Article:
Some e-signature vendors offer a feature called “tamper evidence,” which can protect your documents from hackers and fraudsters alike. This feature alerts you if anyone makes even a small change to the document. 

You should pick an e-signature vendor that protects your documents throughout the signing process—not just at the end. Some vendors only secure the document from tampering after everyone has signed. This leaves you open to risk because the second signer could change the terms of the agreement after someone has already signed the document.

SIGNiX adds a tamper-evident seal to the document with each signature and initial applied to the document, which means you don’t need to worry about in-transit tampering. We also offer a Signature History feature that can show you an image of what the document looked like when it was signed. This helps to protect you if someone ever claims, “It didn’t look like that when I signed it.”

3. What happens to my signed documents if I switch vendors?

This is definitely the most important question, and many credit unions overlook it. Most of our competitors prove documents are authentic (they haven’t been tampered with) by giving you a link back to their website. That might not seem like a big deal, but it’s actually critically important for your credit union.

If someone ever challenges one of your documents in court, you’ll need evidence to prove the document is authentic. If you use a company that only links back to their own website to give you legal evidence, you’re putting your credit union at risk.

What if the e-signature vendor gets acquired, goes out of business or changes their technology? What if they raise their prices and you don’t want to use their services anymore? Because the evidence isn’t contained in the document, it doesn’t belong to you—it belongs to the vendor.

If you try to get the legal evidence in one of those situations (or even without an Internet connection), all you'll get is a message saying "404 Error – Web Site Not Found." I’ve seen enough episodes of Law & Order to know that would get ripped apart by an attorney in court.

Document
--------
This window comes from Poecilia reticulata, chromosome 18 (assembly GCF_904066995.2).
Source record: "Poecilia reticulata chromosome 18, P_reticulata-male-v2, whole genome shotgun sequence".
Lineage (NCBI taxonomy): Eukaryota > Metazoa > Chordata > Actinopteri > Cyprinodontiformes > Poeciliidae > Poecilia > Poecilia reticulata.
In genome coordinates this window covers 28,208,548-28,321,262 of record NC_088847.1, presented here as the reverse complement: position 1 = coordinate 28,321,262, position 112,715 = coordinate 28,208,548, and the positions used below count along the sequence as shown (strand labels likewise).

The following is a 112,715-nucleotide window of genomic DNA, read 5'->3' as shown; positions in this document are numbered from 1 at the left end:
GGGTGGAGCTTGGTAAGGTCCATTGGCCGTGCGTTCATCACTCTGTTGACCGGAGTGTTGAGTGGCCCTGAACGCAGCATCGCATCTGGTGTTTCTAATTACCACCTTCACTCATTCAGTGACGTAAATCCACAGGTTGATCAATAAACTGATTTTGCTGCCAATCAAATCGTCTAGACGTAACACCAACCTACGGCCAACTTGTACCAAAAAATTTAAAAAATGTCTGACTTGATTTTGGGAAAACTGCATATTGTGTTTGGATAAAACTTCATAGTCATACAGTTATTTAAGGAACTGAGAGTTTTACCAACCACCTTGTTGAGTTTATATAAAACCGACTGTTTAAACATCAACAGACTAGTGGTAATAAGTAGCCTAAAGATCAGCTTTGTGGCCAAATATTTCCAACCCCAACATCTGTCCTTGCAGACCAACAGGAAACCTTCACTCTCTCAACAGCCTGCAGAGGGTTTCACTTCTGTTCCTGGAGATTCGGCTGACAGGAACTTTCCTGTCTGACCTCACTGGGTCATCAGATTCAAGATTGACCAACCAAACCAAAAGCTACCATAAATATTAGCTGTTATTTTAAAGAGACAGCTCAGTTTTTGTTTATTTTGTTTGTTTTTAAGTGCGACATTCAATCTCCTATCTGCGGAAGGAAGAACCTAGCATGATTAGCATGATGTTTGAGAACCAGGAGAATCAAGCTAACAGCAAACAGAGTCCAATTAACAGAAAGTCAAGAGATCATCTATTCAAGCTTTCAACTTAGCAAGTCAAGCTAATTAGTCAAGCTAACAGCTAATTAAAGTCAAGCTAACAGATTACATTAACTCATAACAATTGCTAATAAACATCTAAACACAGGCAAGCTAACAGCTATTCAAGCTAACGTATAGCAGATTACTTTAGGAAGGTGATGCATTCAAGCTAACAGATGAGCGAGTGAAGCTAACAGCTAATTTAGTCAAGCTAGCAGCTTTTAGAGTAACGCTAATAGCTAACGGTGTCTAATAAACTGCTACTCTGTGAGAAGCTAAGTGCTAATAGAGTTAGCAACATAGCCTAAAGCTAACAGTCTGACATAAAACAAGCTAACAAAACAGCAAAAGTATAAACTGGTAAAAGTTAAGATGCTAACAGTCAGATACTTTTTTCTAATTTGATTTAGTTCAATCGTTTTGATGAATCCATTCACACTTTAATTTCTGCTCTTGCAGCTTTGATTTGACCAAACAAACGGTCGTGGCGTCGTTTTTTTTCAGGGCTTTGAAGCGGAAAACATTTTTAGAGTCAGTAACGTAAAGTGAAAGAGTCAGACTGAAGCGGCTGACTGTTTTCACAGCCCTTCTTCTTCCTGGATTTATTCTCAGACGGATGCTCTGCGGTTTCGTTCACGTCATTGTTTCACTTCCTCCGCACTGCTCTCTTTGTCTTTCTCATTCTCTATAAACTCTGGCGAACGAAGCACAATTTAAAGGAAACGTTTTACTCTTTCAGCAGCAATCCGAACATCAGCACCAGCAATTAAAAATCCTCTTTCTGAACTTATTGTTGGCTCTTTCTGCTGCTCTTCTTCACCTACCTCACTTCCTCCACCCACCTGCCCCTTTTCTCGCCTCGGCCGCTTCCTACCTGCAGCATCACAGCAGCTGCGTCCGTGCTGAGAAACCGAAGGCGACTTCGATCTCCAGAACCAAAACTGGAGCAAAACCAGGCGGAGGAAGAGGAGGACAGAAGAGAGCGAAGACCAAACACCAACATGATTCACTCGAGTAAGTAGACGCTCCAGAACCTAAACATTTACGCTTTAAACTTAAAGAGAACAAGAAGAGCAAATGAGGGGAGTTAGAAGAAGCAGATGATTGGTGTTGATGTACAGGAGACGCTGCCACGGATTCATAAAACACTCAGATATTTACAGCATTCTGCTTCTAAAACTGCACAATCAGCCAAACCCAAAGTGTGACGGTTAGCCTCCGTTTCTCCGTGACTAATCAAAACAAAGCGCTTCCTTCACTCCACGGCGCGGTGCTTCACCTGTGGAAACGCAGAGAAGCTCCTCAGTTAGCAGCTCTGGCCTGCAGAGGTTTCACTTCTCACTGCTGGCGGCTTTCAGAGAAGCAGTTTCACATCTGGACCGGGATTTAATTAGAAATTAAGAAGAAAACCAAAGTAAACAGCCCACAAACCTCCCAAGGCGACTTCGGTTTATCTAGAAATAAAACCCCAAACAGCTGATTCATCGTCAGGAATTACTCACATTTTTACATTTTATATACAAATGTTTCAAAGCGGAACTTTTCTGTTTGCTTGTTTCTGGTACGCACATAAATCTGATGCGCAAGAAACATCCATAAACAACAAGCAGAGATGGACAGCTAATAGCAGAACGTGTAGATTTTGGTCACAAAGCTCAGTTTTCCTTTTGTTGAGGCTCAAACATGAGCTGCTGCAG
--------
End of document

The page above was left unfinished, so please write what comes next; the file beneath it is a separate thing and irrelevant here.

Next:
In contrast, the legal evidence for SIGNiX’s e-signatures belongs to your credit union because they’re based on standards. All of the information you’d need to prove a document in court is contained within each signed document, and you can easily view it using any free PDF reader software.

That means you don't have to be a SIGNiX customer or even be connected to the Internet to prove your documents are authentic. You can see who signed, when they signed and if the document has been tampered with after signing without even leaving the document.

This is essential because, as anyone who ever used a Blackberry knows, technology changes incredibly quickly. If you base your credit union’s business on a specific technology rather than published standards, you're putting your credit union at risk. In fact, you’d be safer continuing to use paper processes than to use a vendor that doesn't embed standards-based signatures with every signature and initial into your signed documents. Yes, using is a lot more expensive and less efficient than e-signatures, but that would be better than using a technology that puts your credit union at risk.

If you keep these three questions in mind, you can be sure you pick an e-signature vendor that you'll be happy with—not just today but decades down the road.  

Get a credit union e-signature case study

Categories: Business Partners, Remote Transaction, Technology Consulting & Compliance